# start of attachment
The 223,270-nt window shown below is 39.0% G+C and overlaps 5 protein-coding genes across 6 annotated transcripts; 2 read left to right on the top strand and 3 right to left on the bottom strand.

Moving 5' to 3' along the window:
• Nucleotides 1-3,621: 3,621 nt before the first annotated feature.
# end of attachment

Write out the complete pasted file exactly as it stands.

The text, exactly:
The 223,270-nt window shown below is 39.0% G+C and overlaps 5 protein-coding genes across 6 annotated transcripts; 2 read left to right on the top strand and 3 right to left on the bottom strand.

Moving 5' to 3' along the window:
• Nucleotides 1-3,621: 3,621 nt before the first annotated feature.